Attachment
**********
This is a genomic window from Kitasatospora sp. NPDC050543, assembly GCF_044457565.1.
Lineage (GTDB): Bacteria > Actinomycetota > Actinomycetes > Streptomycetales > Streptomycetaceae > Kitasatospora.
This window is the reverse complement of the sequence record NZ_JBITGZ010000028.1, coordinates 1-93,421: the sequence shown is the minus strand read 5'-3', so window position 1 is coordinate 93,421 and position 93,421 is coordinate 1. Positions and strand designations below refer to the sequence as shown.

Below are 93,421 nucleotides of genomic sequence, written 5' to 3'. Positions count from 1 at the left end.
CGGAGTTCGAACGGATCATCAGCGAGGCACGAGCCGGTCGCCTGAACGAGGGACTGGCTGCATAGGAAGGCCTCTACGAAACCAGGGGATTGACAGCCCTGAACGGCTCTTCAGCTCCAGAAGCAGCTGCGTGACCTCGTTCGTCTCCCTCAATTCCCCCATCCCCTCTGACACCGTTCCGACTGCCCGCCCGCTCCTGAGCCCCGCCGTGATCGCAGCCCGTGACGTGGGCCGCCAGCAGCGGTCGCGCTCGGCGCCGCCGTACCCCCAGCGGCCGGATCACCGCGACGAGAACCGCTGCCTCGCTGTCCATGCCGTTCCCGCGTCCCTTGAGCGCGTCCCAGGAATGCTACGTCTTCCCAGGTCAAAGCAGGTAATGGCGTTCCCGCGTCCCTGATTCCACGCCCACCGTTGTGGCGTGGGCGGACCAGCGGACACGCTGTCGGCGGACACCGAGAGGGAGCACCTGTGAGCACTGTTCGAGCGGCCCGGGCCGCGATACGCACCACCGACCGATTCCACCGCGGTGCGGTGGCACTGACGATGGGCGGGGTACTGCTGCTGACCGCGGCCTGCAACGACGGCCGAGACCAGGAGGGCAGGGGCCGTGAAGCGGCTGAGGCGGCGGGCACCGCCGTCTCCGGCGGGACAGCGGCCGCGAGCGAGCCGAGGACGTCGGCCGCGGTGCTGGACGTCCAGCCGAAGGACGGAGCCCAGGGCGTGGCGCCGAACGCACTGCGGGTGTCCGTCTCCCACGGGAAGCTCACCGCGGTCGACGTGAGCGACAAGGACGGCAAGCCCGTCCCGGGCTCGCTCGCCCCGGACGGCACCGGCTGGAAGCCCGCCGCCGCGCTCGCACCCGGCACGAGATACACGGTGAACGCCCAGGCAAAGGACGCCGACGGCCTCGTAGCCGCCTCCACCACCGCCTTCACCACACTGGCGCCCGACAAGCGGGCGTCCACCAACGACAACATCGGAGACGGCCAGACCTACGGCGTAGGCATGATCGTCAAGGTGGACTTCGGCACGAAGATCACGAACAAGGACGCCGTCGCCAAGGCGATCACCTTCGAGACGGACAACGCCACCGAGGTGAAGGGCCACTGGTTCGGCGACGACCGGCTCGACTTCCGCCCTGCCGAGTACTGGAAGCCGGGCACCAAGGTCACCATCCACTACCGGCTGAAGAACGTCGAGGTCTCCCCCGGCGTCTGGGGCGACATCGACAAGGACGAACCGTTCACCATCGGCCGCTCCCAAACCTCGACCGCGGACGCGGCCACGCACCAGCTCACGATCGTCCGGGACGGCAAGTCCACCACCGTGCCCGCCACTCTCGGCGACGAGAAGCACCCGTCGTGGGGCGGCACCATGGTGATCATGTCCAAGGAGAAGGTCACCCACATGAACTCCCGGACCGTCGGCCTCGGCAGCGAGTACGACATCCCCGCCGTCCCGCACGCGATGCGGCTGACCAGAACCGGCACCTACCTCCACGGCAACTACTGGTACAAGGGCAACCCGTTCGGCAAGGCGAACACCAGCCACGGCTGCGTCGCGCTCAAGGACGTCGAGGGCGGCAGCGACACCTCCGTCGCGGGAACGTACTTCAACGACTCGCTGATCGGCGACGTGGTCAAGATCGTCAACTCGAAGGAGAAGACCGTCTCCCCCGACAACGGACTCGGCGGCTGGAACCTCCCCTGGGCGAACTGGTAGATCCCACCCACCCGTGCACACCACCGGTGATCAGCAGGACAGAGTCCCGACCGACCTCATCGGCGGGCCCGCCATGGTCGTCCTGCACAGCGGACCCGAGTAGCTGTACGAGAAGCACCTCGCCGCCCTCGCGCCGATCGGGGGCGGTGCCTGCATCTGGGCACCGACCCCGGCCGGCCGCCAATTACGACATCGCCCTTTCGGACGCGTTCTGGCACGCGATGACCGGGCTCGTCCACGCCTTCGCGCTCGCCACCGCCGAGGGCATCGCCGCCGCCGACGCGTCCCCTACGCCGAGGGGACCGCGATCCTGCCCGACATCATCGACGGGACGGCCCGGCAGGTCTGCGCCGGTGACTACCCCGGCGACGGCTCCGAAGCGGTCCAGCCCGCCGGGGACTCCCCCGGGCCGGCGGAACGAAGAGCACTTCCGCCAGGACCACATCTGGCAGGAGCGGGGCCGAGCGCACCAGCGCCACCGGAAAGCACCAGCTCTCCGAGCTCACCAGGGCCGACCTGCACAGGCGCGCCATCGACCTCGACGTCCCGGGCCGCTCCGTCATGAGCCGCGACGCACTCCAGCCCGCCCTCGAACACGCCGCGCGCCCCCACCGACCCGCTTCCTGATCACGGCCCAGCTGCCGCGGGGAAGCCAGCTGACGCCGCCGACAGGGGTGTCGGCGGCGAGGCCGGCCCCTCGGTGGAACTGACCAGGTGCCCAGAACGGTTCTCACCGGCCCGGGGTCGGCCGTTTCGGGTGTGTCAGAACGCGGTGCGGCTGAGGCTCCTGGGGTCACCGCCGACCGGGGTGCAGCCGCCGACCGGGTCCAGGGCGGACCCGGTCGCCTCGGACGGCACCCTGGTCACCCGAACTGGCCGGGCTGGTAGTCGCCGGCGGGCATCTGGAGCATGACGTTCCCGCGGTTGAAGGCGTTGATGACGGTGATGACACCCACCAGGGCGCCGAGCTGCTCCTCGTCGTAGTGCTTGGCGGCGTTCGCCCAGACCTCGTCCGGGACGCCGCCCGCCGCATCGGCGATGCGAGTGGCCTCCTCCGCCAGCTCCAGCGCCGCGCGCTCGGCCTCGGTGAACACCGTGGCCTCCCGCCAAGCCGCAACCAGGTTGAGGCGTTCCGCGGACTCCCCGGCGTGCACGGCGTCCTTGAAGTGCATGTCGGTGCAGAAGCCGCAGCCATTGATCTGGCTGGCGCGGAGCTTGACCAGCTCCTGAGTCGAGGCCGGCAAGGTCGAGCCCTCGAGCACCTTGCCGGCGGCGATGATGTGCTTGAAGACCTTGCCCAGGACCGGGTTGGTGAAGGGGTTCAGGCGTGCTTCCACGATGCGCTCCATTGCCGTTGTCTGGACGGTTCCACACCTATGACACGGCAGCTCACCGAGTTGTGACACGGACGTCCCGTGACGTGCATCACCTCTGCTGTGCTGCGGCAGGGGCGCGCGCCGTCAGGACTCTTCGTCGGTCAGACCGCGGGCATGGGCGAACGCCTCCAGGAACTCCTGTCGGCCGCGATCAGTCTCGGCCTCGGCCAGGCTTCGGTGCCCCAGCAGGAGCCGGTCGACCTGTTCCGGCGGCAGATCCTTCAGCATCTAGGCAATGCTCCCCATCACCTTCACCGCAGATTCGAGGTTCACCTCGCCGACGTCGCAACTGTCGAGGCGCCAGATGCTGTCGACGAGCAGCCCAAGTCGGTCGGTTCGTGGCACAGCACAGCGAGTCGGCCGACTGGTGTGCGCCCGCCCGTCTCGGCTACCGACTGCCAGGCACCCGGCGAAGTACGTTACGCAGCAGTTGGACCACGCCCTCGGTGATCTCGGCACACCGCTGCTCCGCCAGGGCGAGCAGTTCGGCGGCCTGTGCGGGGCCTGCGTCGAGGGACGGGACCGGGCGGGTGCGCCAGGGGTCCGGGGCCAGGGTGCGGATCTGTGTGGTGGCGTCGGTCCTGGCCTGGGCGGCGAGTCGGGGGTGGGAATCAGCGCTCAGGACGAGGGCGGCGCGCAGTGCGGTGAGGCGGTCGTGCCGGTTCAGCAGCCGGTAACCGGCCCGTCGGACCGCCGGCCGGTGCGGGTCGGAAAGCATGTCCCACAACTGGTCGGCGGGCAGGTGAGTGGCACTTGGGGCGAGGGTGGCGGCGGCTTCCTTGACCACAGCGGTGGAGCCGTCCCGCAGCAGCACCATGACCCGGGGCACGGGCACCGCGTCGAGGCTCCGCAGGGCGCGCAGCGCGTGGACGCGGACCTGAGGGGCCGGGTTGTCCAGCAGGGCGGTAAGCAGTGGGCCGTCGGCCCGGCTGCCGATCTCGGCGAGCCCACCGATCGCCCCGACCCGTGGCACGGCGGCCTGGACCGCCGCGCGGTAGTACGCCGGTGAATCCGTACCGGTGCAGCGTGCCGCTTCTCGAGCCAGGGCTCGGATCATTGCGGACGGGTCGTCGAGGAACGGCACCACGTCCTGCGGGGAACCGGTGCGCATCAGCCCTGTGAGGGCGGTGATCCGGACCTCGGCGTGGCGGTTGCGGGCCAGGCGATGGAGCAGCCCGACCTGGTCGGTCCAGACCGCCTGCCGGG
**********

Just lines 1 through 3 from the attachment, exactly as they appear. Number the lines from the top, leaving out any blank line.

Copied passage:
This is a genomic window from Kitasatospora sp. NPDC050543, assembly GCF_044457565.1.
Lineage (GTDB): Bacteria > Actinomycetota > Actinomycetes > Streptomycetales > Streptomycetaceae > Kitasatospora.
This window is the reverse complement of the sequence record NZ_JBITGZ010000028.1, coordinates 1-93,421: the sequence shown is the minus strand read 5'-3', so window position 1 is coordinate 93,421 and position 93,421 is coordinate 1. Positions and strand designations below refer to the sequence as shown.